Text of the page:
following the arrest of the accused.
        (8) The right to be reasonably protected from the 
    accused throughout the criminal justice process.
        (9) The right to have the safety of the victim and 
    the victim's family considered in denying or fixing the 
    amount of bail, determining whether to release the 
    defendant, and setting conditions of release after 
    arrest and conviction.
        (10) The right to be present at the trial and all 
    other court proceedings on the same basis as the 
    accused, unless the victim is to testify and the court 
    determines that the victim's testimony would be 
    materially affected if the victim hears other testimony 
    at the trial.
        (11) The right to have present at all court 
    proceedings, subject to the rules of evidence, an 
    advocate and other support person of the victim's choice.
        (12) The right to restitution.
    (b) The victim has standing to assert the rights 
enumerated in subsection (a) in any court exercising 
jurisdiction over the case. The court shall promptly rule 
on a victim's request. The victim does not have party status. 
The accused does not have standing to assert the rights of a 
victim. The court shall not appoint an attorney for the 
victim under this Section. Nothing in this Section shall be 
construed to alter the powers, duties, and responsibilities 
of the prosecuting attorney.
    (c) The General Assembly may provide for an assessment 
against convicted defendants to pay for crime victims' rights.
    (d) Nothing in this Section or any law enacted under this 
Section creates a cause of action in equity or at law for 
compensation, attorney's fees, or damages against the State, 
a political subdivision of the State, an officer, employee, 
or agent of the State or of any political subdivision of the 
State, or an officer or employee of the court.
    (e) Nothing in this Section or any law enacted under this 
Section shall be construed as creating (1) a basis for 
vacating a conviction or (2) a ground for any relief 
requested by the defendant.
(Source: Amendment adopted at general election November 
4, 2014.)



SECTION 9. BAIL AND HABEAS CORPUS
    All persons shall be bailable by sufficient sureties,
except for the following offenses where the proof is evident
or the presumption great: capital offenses; offenses for
which a sentence of life imprisonment may be imposed as a
consequence of conviction; and felony offenses for which a
sentence of imprisonment, without conditional and revocable
release, shall be imposed by law as a consequence of
conviction, when the court, after a hearing, determines that
release of the offender would pose a real and present threat
to the physical safety of any person. The privilege of the
writ of habeas corpus shall not be suspended except in cases
of rebellion or invasion when the public safety may require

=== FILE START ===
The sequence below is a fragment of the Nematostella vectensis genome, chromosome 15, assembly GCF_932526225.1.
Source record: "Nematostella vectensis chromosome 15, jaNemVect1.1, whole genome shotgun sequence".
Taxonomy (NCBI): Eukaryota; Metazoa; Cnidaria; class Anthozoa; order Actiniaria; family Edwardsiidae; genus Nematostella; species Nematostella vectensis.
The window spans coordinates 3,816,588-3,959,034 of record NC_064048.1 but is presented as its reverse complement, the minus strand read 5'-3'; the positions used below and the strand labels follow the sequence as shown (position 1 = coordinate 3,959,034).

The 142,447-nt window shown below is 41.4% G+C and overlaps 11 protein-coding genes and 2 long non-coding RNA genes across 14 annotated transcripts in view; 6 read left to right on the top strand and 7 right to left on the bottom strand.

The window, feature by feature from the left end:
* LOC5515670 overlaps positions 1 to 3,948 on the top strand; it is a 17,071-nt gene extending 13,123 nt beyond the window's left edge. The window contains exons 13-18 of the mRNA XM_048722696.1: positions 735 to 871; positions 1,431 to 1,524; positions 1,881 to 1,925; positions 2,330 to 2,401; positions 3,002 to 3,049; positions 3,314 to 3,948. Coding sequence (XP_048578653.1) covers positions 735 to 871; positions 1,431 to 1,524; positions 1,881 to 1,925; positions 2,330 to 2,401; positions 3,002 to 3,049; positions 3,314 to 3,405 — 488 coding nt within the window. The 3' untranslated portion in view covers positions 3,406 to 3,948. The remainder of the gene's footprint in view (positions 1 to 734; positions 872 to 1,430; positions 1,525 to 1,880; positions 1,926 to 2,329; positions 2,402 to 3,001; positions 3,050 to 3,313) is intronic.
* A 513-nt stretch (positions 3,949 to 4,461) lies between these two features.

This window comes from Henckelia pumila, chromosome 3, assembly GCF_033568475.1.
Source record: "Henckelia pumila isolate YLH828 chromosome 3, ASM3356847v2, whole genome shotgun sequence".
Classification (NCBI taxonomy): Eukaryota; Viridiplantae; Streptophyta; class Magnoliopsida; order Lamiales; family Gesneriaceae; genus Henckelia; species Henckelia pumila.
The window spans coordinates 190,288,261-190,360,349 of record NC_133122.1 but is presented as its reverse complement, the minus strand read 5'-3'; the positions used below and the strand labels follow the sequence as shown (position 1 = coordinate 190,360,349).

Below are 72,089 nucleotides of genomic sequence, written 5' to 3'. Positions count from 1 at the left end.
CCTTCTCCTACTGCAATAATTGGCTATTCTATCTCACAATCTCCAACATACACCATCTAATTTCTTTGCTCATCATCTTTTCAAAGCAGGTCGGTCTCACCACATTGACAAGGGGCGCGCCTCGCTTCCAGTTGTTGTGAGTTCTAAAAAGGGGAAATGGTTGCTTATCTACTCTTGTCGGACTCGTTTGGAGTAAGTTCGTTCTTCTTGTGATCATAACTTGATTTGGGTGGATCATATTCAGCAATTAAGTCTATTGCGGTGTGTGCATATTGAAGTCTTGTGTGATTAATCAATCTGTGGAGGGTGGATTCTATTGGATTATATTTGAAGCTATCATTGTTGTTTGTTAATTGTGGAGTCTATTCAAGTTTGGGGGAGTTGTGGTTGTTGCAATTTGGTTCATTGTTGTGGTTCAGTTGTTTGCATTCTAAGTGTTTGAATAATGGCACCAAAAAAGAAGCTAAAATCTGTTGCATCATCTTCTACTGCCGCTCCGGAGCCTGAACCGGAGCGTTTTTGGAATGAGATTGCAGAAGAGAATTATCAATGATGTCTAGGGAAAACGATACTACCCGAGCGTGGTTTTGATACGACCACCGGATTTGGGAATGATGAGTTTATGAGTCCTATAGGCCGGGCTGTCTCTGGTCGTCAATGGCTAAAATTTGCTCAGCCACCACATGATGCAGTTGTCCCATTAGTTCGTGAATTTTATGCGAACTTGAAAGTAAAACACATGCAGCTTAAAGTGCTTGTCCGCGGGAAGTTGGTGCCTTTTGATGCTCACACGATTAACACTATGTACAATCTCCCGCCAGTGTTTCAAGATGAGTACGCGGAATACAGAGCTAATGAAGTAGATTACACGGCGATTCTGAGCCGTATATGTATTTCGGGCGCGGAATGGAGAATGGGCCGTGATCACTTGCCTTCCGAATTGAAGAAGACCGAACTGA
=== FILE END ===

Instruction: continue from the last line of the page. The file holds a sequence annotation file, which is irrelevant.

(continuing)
it.
    Any costs accruing to a unit of local government as a
result of the denial of bail pursuant to the 1986 Amendment
to this Section shall be reimbursed by the State to the unit
of local government.
(Source: Amendment adopted at general election November 4,
1986.)


SECTION 10. SELF-INCRIMINATION AND DOUBLE JEOPARDY
    No person shall be compelled in a criminal case to give
evidence against himself nor be twice put in jeopardy for the
same offense.
(Source: Illinois Constitution.)


SECTION 11. LIMITATION OF PENALTIES AFTER CONVICTION
    All penalties shall be determined both according to the
seriousness of the offense and with the objective of
restoring the offender to useful citizenship. No conviction
shall work corruption of blood or forfeiture of estate. No
person shall be transported out of the State for an offense
committed within the State.
(Source: Illinois Constitution.)


SECTION 12. RIGHT TO REMEDY AND JUSTICE
    Every person shall find a certain remedy in the laws for
all injuries and wrongs which he receives to his person,
privacy, property or reputation. He shall obtain justice by
law, freely, completely, and promptly.
(Source: Illinois Constitution.)


SECTION 13. TRIAL BY JURY
    The right of trial by jury as heretofore enjoyed shall
remain inviolate.
(Source: Illinois Constitution.)


SECTION 14. IMPRISONMENT FOR DEBT
    No person shall be imprisoned for debt unless he refuses
to deliver up his estate for the benefit of his creditors as
provided by law or unless there is a strong presumption of
fraud. No person shall be imprisoned for failure to pay a
fine in a criminal case unless he has been afforded adequate
time to make payment, in installments if necessary, and has
willfully failed to make payment.
(Source: Illinois Constitution.)


SECTION 15. RIGHT OF EMINENT DOMAIN
    Private property shall not be taken or damaged for public
use without just compensation as provided by law. Such
compensation shall be determined by a jury as provided by
law.
(Source: Illinois Constitution.)


SECTION 16. EX POST FACTO LAWS AND IMPAIRING CONTRACTS
    No ex post facto law, or law impairing the obligation of
contracts or making an irrevocable grant of special
privileges or immunities, shall be passed.
(Source: Illinois Constitution.)


SECTION 17. NO DISCRIMINATION IN EMPLOYMENT AND THE SALE OR
RENTAL OF PROPERTY
    All persons shall have the right to be free from
discrimination on the basis of race, color, creed, national
ancestry and sex in the hiring and promotion practices of any
employer or in the sale or rental of property.
    These rights are enforceable without action by the
General Assembly, but the General Assembly by law may
establish reasonable exemptions relating to these rights and